The gardens of Chateau du Villandry are enormous, elaborate and extensively documented. The Potager (Vegetable Garden) is a mecca for garden tourists—of which I am one, let’s face it, with my camera perpetually attached to my chest like a third arm. I was warned by others who have gone before me that I would be disappointed, but it was more of a sense of adequately fulfilled expectation—no more, no less. Except, that is, for the Water Garden.
Even in France, where centuries of history are respectfully recorded and remarkable gardens are classified and subsidized by the government, Landscape Architects often go uncredited. Perhaps they are unknown, or the information is deemed unimportant by the brochure writers (unless it was a “biggie” like Le Notre or the Duchenes.) But to those who are looking and know the signs, the influence of a talented—if forgotten—LA are unmistakable: defined axial layouts, close ties to architecture, consideration of views, manipulation of slopes, proportion of spaces and harmonious details. Such spirit and intent is evident at Chateau de Valmer, where the landscape maintains its strength despite the passage of four hundred years and the loss of its anchoring structure.
I have made two new friends in my travels: Sabine, my French-speaking GPS, who patiently and reliably directs me along barely-paved roads through fields of sunflowers to the most remote locations; and Serendipity, who is apparently the one actually organizing this trip, while I am merely financing it. Between the three of our contributions, it is assured that I not only show up to each garden but also take from them a series of compounded lessons based upon some divine order of experience. Chateaus Hautefort and Losse were the first test of my appreciation for Serendipity’s intervention. And now the disappointment of Manoir d’Eyrignac has been transformed by my visit to Prieure d’Orsan, clarifying my (previously snarky) criticism of the former and solidifying my respect for the latter.
The Jardins du Marqueyssac were much anticipated, not by me so much as several of my friends who are vicariously joining me on this adventure. The rolling-folding-squirming boxwood seemed just too weird for my straight-line-right-angle taste. But this garden is one of the most famous in landscape architecture, and I am easily charmed by eccentricity.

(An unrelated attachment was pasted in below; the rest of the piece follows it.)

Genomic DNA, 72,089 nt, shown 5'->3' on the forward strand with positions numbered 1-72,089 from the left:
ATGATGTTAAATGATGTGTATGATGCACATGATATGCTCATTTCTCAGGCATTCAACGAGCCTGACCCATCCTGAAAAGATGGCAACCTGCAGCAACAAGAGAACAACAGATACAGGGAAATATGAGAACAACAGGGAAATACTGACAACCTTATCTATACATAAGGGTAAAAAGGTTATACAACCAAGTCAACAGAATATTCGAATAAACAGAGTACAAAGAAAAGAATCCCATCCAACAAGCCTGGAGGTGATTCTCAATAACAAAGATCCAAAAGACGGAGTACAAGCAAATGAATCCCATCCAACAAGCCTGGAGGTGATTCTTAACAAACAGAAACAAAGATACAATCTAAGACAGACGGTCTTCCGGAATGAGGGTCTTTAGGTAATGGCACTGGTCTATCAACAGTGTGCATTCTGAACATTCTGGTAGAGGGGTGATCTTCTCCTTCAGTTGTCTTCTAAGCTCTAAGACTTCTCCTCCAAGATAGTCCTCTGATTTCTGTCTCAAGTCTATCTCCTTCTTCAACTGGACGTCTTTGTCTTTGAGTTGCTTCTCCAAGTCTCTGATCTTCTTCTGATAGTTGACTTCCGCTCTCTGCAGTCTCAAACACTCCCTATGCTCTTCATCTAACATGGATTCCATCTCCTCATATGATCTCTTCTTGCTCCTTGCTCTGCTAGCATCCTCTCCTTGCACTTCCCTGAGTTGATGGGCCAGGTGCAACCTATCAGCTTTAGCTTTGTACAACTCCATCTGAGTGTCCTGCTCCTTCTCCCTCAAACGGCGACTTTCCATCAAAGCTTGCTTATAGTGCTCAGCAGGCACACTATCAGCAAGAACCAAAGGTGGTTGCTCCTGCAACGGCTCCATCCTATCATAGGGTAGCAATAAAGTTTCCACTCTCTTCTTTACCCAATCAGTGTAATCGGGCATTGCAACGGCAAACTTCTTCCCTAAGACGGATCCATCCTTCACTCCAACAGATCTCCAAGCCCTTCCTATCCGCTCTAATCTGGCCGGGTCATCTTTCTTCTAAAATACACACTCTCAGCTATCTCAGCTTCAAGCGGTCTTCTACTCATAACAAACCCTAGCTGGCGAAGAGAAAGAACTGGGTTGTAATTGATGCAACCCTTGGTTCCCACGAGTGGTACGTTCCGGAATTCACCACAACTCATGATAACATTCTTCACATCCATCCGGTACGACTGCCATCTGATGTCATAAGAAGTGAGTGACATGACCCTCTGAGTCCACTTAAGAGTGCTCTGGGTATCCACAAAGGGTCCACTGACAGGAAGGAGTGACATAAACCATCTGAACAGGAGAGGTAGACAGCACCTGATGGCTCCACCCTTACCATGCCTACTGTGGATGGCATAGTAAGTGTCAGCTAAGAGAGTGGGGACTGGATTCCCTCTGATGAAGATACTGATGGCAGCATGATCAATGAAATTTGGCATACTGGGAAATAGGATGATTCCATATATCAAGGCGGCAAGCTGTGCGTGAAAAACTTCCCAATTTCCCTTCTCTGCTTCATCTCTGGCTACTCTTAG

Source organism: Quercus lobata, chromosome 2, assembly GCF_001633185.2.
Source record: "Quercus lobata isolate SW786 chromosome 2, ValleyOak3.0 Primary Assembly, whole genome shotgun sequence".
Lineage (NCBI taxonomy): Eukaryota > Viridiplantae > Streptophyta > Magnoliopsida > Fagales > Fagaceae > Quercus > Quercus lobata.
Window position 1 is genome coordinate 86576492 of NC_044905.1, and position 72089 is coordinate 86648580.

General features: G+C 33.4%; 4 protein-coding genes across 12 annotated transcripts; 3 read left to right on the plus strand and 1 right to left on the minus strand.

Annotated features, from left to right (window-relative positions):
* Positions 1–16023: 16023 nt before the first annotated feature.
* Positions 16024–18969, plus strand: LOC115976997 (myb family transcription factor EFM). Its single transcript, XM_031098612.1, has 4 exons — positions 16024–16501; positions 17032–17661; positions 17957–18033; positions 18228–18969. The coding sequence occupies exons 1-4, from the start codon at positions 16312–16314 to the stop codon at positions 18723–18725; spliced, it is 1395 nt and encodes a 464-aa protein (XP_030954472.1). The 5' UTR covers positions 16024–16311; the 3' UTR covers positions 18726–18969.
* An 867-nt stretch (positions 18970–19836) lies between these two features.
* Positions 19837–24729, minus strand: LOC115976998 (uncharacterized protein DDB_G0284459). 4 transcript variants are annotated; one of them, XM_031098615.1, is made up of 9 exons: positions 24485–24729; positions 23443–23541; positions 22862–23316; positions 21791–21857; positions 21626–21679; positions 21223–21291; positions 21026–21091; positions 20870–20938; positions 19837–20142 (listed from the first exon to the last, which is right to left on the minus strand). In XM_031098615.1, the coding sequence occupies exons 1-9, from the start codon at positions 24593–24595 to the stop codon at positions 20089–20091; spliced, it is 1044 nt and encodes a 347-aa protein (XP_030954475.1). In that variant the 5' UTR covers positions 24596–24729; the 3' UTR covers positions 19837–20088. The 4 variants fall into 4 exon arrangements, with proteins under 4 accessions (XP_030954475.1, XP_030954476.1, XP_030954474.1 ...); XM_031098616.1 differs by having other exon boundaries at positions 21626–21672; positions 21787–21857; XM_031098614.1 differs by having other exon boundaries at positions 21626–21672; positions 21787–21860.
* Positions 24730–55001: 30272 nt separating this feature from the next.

Same theme, different manifestations: When all the battles are fought and defenses down for good, fill the ramparts with gardens. But even with matching intent, the landscape expressions at Chateau de Hautefort and Chateau de Losse are distinctly unique in character. Hautefort like an aging lady filling every line with the fanciest treatment and gaudily painting over the ones she can’t erase. And Losse taking minimal but confident action to make the most of her fortunate genes, gracefully and enviably carrying herself through the passage of time.
All previously discussed assurances of low expectations aside, my first first-hand experience of a Jacques Wirtz landscape was highly anticipated. Discovering this garden began as a fluke and continued as a mission. A Google search for French gardens during my initial research led to a Veranda magazine slideshow that contained images of a who-what-where-is-that-?! garden. Veranda gives very little information—where-Margaux, who-Axel Vervoordt—but I am resourceful verging on hacking when it comes to finding information on the internet. A few carefully selected search words, and voila, Chateau du Tertre.